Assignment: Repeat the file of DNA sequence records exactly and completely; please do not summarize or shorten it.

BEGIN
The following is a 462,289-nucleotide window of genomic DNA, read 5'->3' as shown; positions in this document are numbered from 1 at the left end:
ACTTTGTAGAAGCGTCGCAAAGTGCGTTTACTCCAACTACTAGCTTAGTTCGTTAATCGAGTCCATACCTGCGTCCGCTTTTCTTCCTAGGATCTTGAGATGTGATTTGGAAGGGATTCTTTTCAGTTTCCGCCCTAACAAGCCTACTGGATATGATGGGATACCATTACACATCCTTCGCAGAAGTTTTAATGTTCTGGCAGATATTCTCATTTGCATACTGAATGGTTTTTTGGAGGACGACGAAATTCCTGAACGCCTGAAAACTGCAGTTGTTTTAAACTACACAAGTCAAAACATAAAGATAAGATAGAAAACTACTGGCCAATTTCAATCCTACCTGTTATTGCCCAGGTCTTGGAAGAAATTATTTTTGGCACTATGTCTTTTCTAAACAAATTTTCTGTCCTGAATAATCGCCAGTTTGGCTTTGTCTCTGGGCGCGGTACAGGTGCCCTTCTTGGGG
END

The following is a 462,289-nucleotide window of genomic DNA, read 5'->3' as shown; positions in this document are numbered from 1 at the left end:
ACTTTGTAGAAGCGTCGCAAAGTGCGTTTACTCCAACTACTAGCTTAGTTCGTTAATCGAGTCCATACCTGCGTCCGCTTTTCTTCCTAGGATCTTGAGATGTGATTTGGAAGGGATTCTTTTCAGTTTCCGCCCTAACAAGCCTACTGGATATGATGGGATACCATTACACATCCTTCGCAGAAGTTTTAATGTTCTGGCAGATATTCTCATTTGCATACTGAATGGTTTTTTGGAGGACGACGAAATTCCTGAACGCCTGAAAACTGCAGTTGTTTTAAACTACACAAGTCAAAACATAAAGATAAGATAGAAAACTACTGGCCAATTTCAATCCTACCTGTTATTGCCCAGGTCTTGGAAGAAATTATTTTTGGCACTATGTCTTTTCTAAACAAATTTTCTGTCCTGAATAATCGCCAGTTTGGCTTTGTCTCTGGGCGCGGTACAGGTGCCCTTCTTGGGG